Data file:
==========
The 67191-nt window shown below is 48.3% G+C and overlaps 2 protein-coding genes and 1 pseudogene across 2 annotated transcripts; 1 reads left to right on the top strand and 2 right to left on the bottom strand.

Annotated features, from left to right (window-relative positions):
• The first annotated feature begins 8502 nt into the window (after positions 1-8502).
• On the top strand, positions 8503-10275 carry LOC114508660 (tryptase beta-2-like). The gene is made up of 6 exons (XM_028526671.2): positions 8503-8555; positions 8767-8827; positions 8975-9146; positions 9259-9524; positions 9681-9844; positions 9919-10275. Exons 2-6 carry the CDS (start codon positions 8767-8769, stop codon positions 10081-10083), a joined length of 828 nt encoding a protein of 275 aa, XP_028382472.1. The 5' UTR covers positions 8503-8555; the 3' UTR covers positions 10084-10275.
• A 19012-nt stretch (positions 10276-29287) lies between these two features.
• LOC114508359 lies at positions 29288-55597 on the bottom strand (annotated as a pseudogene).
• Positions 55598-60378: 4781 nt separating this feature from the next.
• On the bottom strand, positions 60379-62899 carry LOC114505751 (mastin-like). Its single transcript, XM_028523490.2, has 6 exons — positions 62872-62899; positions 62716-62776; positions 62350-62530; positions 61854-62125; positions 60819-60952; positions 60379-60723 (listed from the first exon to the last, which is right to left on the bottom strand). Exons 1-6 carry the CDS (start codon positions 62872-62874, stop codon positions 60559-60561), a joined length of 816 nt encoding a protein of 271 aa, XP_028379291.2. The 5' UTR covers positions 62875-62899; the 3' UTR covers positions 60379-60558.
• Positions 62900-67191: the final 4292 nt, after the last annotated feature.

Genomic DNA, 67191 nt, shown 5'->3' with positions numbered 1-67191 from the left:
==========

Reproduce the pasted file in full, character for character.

The 67191-nt window shown below is 48.3% G+C and overlaps 2 protein-coding genes and 1 pseudogene across 2 annotated transcripts; 1 reads left to right on the top strand and 2 right to left on the bottom strand.

Annotated features, from left to right (window-relative positions):
• The first annotated feature begins 8502 nt into the window (after positions 1-8502).
• On the top strand, positions 8503-10275 carry LOC114508660 (tryptase beta-2-like). The gene is made up of 6 exons (XM_028526671.2): positions 8503-8555; positions 8767-8827; positions 8975-9146; positions 9259-9524; positions 9681-9844; positions 9919-10275. Exons 2-6 carry the CDS (start codon positions 8767-8769, stop codon positions 10081-10083), a joined length of 828 nt encoding a protein of 275 aa, XP_028382472.1. The 5' UTR covers positions 8503-8555; the 3' UTR covers positions 10084-10275.
• A 19012-nt stretch (positions 10276-29287) lies between these two features.
• LOC114508359 lies at positions 29288-55597 on the bottom strand (annotated as a pseudogene).
• Positions 55598-60378: 4781 nt separating this feature from the next.
• On the bottom strand, positions 60379-62899 carry LOC114505751 (mastin-like). Its single transcript, XM_028523490.2, has 6 exons — positions 62872-62899; positions 62716-62776; positions 62350-62530; positions 61854-62125; positions 60819-60952; positions 60379-60723 (listed from the first exon to the last, which is right to left on the bottom strand). Exons 1-6 carry the CDS (start codon positions 62872-62874, stop codon positions 60559-60561), a joined length of 816 nt encoding a protein of 271 aa, XP_028379291.2. The 5' UTR covers positions 62875-62899; the 3' UTR covers positions 60379-60558.
• Positions 62900-67191: the final 4292 nt, after the last annotated feature.

Genomic DNA, 67191 nt, shown 5'->3' with positions numbered 1-67191 from the left: